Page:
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Now Is the Time to Abate Ocean Noise Pollution

In an international literature review published in the journal Science entitled “The soundscape of the Anthropocene ocean,” researchers from institutions across the world conclude that anthropogenic noise pollution in the ocean is affecting marine organisms more than previously thought. According to Ben Haplern, director of the National Center for Ecological Analysis and Synthesis at UC Santa Barbara and coauthor of the study, we have “replaced the sounds of nature throughout the ocean with those of humans” and that policy must become more ambitious in mitigating marine noise pollution.

In order to conduct the study, scientists from Saudi Arabia, Denmark, the U.S. and U.K., Australia, New Zealand, the Netherlands, Germany, Spain, Norway, and Canada carefully analyzed more than 40 years’ worth of published research including over 10,000 primary-source scientific papers. The review found that the increase in human activity since the Industrial Revolution has had detrimental effects on the ocean’s health, including behavioral and physiological changes in marine creatures.

Throughout the world’s oceans, sound is a crucial tool for animals of all shapes and sizes–in the water, sound travels farther than light and moves more quickly under the surface than on land. Many marine mammals use some form of echolocation, which allows them to “see” their environment by sensing the sound waves reflected off surfaces around them. Species that don’t echolocate use sound to communicate with each other, locate food, and detect their surroundings. 

According to “The soundscape of the Anthropocene ocean,” a combination of two main changes has impacted the ability of ocean animals to navigate through the soundscape. The first is a decrease in the biophony, or the sounds made by marine organisms as they go about their day-to-day lives. The second (and the focus of this new research) is a significant increase in anthrophony, which consists of all sounds made by human activity. 

In reference to biophony, factors like the deterioration of coral reefs and overfishing reduce the overall amount of sounds being emitted by living inhabitants of the ocean. Reduced activity at coral reefs, for example, makes it increasingly difficult for underwater creatures that rely so heavily on sound to locate safe habitats.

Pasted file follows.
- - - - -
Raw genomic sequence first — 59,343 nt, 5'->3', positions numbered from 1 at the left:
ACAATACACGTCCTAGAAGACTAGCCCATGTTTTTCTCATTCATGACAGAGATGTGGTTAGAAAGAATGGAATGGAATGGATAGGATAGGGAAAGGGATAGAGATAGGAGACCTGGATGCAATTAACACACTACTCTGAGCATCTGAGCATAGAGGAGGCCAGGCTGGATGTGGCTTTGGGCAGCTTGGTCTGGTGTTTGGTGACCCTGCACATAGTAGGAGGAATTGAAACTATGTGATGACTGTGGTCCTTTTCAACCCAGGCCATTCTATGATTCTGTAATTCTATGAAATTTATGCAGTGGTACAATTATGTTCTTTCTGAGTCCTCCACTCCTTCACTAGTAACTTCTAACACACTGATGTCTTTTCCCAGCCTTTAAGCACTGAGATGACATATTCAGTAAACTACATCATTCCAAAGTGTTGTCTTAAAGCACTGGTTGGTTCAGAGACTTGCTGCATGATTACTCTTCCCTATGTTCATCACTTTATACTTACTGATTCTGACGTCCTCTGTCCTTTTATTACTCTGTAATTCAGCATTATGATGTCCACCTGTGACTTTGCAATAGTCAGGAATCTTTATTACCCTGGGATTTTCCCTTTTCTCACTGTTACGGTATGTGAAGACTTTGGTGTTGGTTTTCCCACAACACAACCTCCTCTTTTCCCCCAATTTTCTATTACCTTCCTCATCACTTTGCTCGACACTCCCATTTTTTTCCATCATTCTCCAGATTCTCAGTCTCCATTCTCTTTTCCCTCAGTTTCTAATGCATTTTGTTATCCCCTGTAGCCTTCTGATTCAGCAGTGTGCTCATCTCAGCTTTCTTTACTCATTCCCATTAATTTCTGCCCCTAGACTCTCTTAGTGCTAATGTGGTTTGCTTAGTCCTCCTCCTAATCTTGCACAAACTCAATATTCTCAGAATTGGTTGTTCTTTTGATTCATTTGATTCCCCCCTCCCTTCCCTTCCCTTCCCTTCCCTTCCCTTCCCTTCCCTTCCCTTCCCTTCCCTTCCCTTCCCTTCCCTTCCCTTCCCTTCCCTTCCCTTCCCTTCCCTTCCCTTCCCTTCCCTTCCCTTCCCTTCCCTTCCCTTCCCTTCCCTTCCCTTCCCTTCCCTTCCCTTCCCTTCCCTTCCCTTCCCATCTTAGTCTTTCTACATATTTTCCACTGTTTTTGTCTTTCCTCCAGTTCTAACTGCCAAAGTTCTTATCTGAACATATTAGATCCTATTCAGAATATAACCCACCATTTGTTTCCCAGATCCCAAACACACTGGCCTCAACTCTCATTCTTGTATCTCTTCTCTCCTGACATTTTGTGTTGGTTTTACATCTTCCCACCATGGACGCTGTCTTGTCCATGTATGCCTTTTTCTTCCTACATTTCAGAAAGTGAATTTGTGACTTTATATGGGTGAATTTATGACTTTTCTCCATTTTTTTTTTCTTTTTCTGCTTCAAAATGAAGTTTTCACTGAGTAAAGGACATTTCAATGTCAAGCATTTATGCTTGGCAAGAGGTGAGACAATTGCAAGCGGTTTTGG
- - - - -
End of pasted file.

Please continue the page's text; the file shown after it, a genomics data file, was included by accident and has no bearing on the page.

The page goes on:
The latter aspect–a rapid escalation of noise levels created by human activity–or anthrophony, is the main focus of this new review. Higher rates of shipping alone have caused a 32-fold increase in the low-frequency ocean noise along popular routes over the last 50 years. Though it may seem counterintuitive that frequencies at the surface can have long-reaching impacts throughout the depths of the ocean, the air-sea interface and the sea floor 1,000 meters below are less than one second apart for sound waves. In addition to shipping, Forbes magazine specifies that things like “scientific surveys to map geological features, fishers using technology to look for fish, navies using sonar, noise from shipping routes, traffic on bridges close to water, low-flying aircraft, construction (but not operation) of wind farms,” and many more contribute to the pollution.

It is important to note that many of the activities listed above tend to be pro-environment and anti-pollution at heart, yet they are contributing to the very issue they’re working to mitigate: damage to the world’s oceans. Academic research vessels, surveys to detect geological features of the ocean floor, and the construction of offshore wind turbines all play into this inherent contradiction. Even individual actions like SCUBA diving, often thought of as encouraging an appreciation of the ocean, intensify the anthrophony underwater. 

The study contends that an effort to decrease ocean noise pollution is not only an imperative step in the fight against the climate crisis, but it should be the first step, for a variety of reasons. Unlike other climate protection measures, the authors of the study explain, abatement of human noise underwater would have immediate, measurable benefits to environmental health. Though reduction of greenhouse gases or plastic waste is, of course, essential, there would be a waiting period as the climate reacts to these changes.

In today’s technologically advanced world, it is more than possible for this issue to be alleviated, especially for those activities that “produce sound as a by-product (e.g., shipping, construction), rather than intentionally (e.g., seismic surveys, military activities),” the new paper says. The International Maritime Organization has released voluntary guidelines to the public on how to reduce the noise created by propellers, engines, and onboard machinery of ships. Modern alternatives and accommodations to existing strategies means that a reduction of oceanic noise pollution is no longer an unreachable goal.  

To put this problem in perspective, Haplern offers the following metaphor: “No one really wants to live right next to a freeway because of the constant noise. For animals in the ocean, it’s like having a mega-freeway in your backyard.” Reduction of underwater noise is an attainable and effective step in the fight against environmental degradation, making now the perfect time to move forward and protect one of the planet’s most crucial ecosystems.


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